This weekend, Jews, Christians and Muslims are all celebrating major holidays at the same time. Ramadan, Passover and Easter all coincide in a rare occasion. But in Europe, the war in Ukraine overshadows all three holidays.
A Ukrainian and a Russian woman who work together at a Rome hospital took part in Pope Francis’ “Way of the Cross” service. But the meditation they wrote was scrapped after protests by Ukrainian Catholics claimed the war made it inappropriate.
In Jerusalem, Palestinians and Israeli police clashed Friday at the al-Aqsa mosque. More than 150 worshippers were injured at the site that is sacred to Jews and Muslims.
Holidays important to a number of faith communities will converge this month for the first time in decades. In a time of rising faith-based bigotry, this should be a moment for Chicagoans of diverse backgrounds to learn about each other.
By Hind Makki, Sara Trumm Apr 2, 2022, 4:03am EDT
As leaders in our own faith communities and in inter-religious circles, we are anticipating a spring filled with holy days of multiple religious traditions.
For the first time since 1991,Muslims, Jews, Christians, Sikhs, Baha’is, Hindus, Buddhists and Indigenous nations will observe holidays simultaneously. In April, this includes celebrations of Ramadan, Passover, Easter, Vaisakhi, Mahavir Jayanti, Theravada New Year and the Gathering of Nations.
This convergence, happening amid rising intolerance and discrimination, is the perfect time to connect, lift one another up and uphold our shared ideals: Treating our neighbors with dignity and respect, ensuring religious freedom for all.
Our traditions, Islam and Christianity, call on us to know one another, welcome the stranger and to not slander one another. While the unprecedented global refugee crisis continues to grow, some say we must fear newcomers. Religious extremists and nationalists hijack our moral and ethical values, turning plowshares of cooperative living into swords. Coming together amid differences is not an easy path, but is rewarding for individuals and communities. We are better together than apart.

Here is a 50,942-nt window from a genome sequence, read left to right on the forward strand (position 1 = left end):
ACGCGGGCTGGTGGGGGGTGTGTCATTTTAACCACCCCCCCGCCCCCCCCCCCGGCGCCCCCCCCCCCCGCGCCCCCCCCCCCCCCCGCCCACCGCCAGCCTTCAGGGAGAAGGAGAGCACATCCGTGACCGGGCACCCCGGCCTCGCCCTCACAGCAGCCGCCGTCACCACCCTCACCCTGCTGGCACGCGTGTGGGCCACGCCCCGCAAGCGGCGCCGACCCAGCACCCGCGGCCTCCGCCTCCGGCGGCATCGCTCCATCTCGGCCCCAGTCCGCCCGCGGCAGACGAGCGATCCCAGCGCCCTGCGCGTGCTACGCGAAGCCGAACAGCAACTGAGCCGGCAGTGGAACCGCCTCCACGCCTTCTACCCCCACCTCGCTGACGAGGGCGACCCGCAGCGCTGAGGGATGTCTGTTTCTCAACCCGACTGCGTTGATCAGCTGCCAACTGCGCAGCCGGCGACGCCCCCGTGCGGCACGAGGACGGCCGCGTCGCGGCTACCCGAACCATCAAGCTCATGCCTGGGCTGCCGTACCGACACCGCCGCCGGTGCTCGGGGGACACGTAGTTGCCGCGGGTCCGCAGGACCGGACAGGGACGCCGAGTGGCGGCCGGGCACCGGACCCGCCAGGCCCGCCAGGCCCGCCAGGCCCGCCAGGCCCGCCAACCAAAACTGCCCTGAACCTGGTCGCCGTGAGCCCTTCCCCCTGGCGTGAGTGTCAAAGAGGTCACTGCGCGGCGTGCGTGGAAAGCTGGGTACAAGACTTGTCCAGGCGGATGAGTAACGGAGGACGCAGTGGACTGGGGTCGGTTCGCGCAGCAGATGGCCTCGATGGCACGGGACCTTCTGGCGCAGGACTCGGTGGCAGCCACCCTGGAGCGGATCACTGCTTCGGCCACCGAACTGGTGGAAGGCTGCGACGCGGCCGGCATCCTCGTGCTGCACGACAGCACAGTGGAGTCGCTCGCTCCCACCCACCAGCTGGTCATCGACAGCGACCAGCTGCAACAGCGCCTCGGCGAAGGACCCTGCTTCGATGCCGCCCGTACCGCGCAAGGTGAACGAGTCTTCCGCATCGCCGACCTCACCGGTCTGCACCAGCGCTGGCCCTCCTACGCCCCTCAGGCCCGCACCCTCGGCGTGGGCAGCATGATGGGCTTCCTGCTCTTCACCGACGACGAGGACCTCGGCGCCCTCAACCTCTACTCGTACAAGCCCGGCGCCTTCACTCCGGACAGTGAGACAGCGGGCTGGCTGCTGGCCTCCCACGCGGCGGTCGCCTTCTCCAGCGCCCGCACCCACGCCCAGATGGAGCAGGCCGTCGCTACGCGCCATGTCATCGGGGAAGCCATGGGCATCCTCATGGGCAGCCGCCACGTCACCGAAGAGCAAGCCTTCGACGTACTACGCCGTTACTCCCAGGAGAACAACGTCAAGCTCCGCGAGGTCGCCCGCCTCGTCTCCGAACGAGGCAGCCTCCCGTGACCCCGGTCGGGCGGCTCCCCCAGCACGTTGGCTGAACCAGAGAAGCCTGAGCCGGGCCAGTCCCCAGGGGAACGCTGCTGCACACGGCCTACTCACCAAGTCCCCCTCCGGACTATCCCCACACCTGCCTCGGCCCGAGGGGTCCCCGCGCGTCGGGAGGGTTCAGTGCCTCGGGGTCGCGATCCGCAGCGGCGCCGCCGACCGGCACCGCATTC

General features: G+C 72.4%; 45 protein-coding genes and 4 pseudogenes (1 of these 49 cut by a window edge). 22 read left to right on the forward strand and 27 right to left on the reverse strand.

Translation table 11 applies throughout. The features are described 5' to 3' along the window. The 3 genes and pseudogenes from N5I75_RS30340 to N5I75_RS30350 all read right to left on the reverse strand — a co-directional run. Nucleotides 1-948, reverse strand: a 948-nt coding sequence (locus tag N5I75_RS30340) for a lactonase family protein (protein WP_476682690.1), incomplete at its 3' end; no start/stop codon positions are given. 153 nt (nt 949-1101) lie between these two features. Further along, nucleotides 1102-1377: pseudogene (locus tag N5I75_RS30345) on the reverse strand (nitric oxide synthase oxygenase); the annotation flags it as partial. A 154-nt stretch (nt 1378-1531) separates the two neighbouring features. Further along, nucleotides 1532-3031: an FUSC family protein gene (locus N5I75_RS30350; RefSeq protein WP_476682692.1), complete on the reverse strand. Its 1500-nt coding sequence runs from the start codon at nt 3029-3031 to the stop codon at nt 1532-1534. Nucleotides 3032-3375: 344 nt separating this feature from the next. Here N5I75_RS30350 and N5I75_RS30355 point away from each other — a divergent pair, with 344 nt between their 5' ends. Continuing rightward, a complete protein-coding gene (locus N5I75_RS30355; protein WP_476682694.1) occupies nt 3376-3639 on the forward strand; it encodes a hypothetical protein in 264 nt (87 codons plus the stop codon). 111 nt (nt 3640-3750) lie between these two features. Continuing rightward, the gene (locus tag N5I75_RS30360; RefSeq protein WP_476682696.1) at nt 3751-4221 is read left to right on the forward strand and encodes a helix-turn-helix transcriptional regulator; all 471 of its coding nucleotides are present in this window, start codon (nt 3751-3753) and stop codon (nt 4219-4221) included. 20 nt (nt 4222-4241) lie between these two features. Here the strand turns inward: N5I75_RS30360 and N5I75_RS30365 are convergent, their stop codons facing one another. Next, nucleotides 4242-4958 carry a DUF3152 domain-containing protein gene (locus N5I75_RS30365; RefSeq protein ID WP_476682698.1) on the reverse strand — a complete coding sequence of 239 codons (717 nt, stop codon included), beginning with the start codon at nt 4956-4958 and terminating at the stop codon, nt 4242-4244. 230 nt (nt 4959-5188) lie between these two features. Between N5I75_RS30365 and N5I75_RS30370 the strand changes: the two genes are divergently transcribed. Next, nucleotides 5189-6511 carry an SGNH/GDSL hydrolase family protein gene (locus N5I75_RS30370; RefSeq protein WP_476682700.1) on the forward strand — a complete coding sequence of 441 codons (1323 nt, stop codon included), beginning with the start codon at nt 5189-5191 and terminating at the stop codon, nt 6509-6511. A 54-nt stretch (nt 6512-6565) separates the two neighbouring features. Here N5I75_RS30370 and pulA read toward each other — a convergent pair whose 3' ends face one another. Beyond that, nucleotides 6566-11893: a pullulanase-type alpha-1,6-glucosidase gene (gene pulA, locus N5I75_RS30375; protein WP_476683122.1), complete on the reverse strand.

In our interfaith work, we witness solidarity and the building of meaningful relationships. A small interfaith group in Hyde Park began refugee resettlement in their neighborhood in 2016. It now has more than 225 supporters and is helping 10 families find self-sufficiency in their new lives.
One year, they hosted a quiet but unforgettable celebration of Nowruz (New Year marked in many countries along the Silk Road) with a refugee family in their new home. They were careful to celebrate in a way that would not re-traumatize the children — without crowds or the loud bang of fireworks.
Christian, Jewish, Muslim, and Druze leaders call on Russian patriarch to push Putin towards peace
Christian, Jewish, Muslim, and Druze leaders gathered in Jerusalem on Monday to publicly call for peace in Ukraine and an end to the ongoing war.
The religious leaders came from around the Holy Land to take part in the interfaith gathering, which was held at Moscow Square near the Russian Orthodox Cathedral. Speakers included His Beatitude the Latin Patriarch of Jerusalem Pierbattista Pizzaballa, Sheikh Hassan Abu Galion, and Rabbi David Rosen.
“The main purpose of this event is to express our solidarity, prayer, and unity with the people of Ukraine,” Pierbattista Pizzaballa, the Latin patriarch of Jerusalem, related to The Media Line. “We are not against anyone, but the images that we are seeing from the media are terrible and not justifiable. We have to express our solidarity. I hope and pray that all the religious leaders in Ukraine and Russia will contribute to the solution of this terrible situation.”
After giving speeches, religious leaders held an inter-religious prayer and called on the Russian Patriarch Kirill to leverage his position as the head of the Russian Orthodox Church to help bring peace.
Jewish, Christian, Muslim and Druze leaders attended the interfaith gathering in Jerusalem’s Moscow Square on Monday, March 21, 2022. (Maya Margit/The Media Line)
“We came to the holiest place in the world where all religions are present and coexist in peace,” Sheikh Hassan Abu Galion of Rahat told The Media Line. “We call on global powers to make peace for the sake of children and women.”
“We recite a holy call on behalf of hundreds of millions of believers around the world to stop the killing in Ukraine,” said Rabbi Rasson Arousi, speaking on behalf of the Chief Rabbinate of Israel. “Nation shall not lift up sword against nation, nor shall they learn war anymore.”